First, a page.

To the beating of drums and dancing and the chanting of sacred songs, the Muckleshoot Tribe broke ground on its 18-story, 400-room, luxury hotel tower on Sept. 5, heralding the first major addition to its casino since the gaming establishment opened 24 years ago at 2402 Auburn Way S.
When the Muckleshoot Casino Resort opens for business in the second quarter of 2021, it will be the largest of its kind in Washington state, besting Tulalip, which today, at 12 stories and with 370 rooms, is the biggest casino and casino resort hotel in the state.
“This is a very momentous day for the tribe, and this is truly a tribal day as we start these proceedings and we move forward,” said Conrad Granito, a 30-plus year veteran of tribal gaming in the state and for the last five years, general manager of the Mucklehoot Casino.
“When I got here, there was a promise I made to the tribe that we would take this operation to another level, and take it and make it consistently. We’ve done that,” Granito said. “And what you’re seeing today is not the culmination of that, but the next step in taking Muckleshoot to a whole different level of experience, not only for the tribe, but for all the guests in the community that it serves.”
The project, which will add about 20,000 square feet of gaming space to the tribal complex, capped by a rooftop restaurant, is one part of the significant casino upgrade and expansion that the tribe announced in February, encompassing a new, overall floor plan, expanded food options, a 25,000-square-foot events center and a bigger smoke-free area.
Tribal Chairman Jason Elkins recalled a conversation he had with a former council member who had described to him how things on the reservation were prior to gaming: bad economy, no jobs, few educational opportunities and substandard housing.
“With good leadership and wisdom and direction from our elders, we now have a state-of-the-art health care center, we have a state-of-the-art school, we have our own water and sewer department, we have our own waste management now. So all the revenue that’s generated here at the casino is reinvested into our programs and services, and I want to thank our tribal council and our community and our elders for that direction,” Elkins said.
Tribe and casino officials would not discuss the cost of the project, but in May the tribe acknowledged that the enhanced casino and resort hotel reflect the tribe’s need to respond to “guest demand” and “a widening customer base,” no doubt with a competitive eyed on the Tulalip Tribe’s $140 million QuilCeda Creek Casino and 150-room hotel, which is under construction.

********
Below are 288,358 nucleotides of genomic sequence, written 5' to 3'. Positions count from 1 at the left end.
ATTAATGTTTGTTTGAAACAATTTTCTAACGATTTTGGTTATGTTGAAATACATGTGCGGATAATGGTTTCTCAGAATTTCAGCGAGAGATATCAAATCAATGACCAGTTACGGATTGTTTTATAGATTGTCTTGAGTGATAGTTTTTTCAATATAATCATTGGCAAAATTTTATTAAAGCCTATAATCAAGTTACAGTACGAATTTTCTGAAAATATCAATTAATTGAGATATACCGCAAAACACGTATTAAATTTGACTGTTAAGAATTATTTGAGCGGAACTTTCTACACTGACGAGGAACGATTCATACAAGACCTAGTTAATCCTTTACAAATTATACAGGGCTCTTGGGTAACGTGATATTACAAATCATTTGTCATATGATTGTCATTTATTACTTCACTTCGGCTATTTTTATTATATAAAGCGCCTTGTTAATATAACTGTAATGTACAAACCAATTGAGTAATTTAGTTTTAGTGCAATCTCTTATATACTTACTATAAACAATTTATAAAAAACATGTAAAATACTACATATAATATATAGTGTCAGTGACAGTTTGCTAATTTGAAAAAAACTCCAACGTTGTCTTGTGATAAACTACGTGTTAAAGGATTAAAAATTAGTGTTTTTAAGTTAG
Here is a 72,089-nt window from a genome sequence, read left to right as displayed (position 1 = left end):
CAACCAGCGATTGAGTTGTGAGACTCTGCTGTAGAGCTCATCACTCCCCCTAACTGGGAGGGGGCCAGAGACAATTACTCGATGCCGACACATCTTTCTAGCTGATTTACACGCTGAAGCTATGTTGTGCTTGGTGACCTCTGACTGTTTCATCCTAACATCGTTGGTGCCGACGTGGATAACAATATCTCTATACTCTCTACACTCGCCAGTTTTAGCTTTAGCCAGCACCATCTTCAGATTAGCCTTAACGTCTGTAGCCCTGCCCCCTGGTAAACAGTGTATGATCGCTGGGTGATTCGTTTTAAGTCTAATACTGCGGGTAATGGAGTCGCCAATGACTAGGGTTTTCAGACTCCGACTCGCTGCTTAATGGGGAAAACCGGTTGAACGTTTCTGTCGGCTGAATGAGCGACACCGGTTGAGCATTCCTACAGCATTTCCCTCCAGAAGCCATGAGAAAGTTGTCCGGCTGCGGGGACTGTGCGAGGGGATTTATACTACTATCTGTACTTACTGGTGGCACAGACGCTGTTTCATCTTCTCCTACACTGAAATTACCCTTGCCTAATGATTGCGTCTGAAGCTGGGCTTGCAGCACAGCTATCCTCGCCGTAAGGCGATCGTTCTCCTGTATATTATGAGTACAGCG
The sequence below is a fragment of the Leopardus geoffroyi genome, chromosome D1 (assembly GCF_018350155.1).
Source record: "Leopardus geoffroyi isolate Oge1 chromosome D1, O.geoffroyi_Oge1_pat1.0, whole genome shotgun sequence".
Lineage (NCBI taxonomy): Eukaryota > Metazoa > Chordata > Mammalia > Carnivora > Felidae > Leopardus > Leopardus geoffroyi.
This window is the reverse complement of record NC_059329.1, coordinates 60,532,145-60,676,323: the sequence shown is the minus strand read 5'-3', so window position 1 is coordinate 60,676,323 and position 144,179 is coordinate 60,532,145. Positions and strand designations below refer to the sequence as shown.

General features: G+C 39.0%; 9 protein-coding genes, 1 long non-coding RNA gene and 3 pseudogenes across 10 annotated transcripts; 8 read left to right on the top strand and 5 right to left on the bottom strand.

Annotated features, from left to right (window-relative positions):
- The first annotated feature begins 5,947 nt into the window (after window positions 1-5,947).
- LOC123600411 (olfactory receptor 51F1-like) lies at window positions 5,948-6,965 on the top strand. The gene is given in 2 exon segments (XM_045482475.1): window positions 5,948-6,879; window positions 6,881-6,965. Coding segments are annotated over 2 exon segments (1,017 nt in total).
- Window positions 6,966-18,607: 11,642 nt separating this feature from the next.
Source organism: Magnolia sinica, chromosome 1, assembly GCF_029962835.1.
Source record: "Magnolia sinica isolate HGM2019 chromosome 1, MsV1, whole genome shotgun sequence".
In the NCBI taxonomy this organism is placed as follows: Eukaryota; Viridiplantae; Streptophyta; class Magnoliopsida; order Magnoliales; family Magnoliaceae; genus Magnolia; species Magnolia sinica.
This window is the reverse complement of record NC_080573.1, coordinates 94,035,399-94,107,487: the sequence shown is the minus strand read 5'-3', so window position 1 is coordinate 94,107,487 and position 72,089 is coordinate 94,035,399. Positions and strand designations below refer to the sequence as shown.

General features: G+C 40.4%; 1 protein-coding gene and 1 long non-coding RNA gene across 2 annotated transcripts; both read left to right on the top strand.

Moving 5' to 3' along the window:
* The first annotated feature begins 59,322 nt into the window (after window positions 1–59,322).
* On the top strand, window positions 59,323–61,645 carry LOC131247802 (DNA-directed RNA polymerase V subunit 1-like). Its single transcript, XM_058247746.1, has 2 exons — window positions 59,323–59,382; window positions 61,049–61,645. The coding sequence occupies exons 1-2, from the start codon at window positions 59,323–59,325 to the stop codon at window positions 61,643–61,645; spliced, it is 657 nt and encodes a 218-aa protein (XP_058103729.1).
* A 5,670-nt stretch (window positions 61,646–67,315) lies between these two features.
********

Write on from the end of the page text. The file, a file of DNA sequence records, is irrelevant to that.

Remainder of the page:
Tribal officials said they expected the unfolding evolution of the tribe’s gaming property to ensure it will continue to invest in its people.
“We’ve got a couple big pieces on the board now, and the challenge in any type of renovation always is how do things make sense, how do they fit with the real estate we have?” Granito said. “You can see the progress in the level of finish of the casino floor, which is now being totally renovated, like everything else in the current casino. The events center comes online first, then the new food court, and then the hotel itself. So, yes, we’ve got a few areas we could make some enhancements beyond that, but let’s see what the market tells us.”
Granito noted that the Muckleshoot Casino lies between the future hotel and the fireworks discharge area. Sixty percent of the rooms will face to the southeast, away from the discharge area so they won’t hear much, but the remaining rooms that do face the discharge area would hear, he said. The nerves of hotel clientele may require an adjustment or two, Granito acknowledged, but whatever that turns out to be is a conversation for another day.
In the meantime, the Muckleshoot has studied and learned from the Tulalip Tribe’s handling of its hotel-discharge area issue.
“If you book a room at the Tulalip Hotel from Memorial Day through July 4, it says on their website that the tribe has fireworks sales, and if you stay on this side of the hotel, you’ll very likely hear it before they cut it off around 10 p.m. I think we’ll have similar discussions up here. We’d notify them on the website before they make a reservation for fireworks season,” Granito said of the reservation period, which begins on Memorial Day and ends on July 4.
“I think you’ll probably see some limitations of hours, saying, ‘cut it off at this or that point.’ I will say there are no plans on discontinuing the fireworks show; everybody loves the fireworks show,” Granito said. “I think you’ll probably see some cutting of hours and things that for the actual day, which is just like Tulalip does. That’s the only one I have to make reference to, because, literally, theirs is actually closer to the hotel than ours is.”
Granito hopes the remodeled and expanded casino will become a first-class, go-to spot to play and stay.
“I want people to see Muckleshoot Casino Resort as a place to come to, a regional destination, a drop-off point, a jump-off point to Mount Rainier or other things in South King County,” Granito said. “We want people to say, ‘Hey, I’ve come to Seattle, let’s go to Muckleshoot.’ So I think with the hotel, the events center, and with the different amenities that we’re going to have, I think that opportunity’s there.”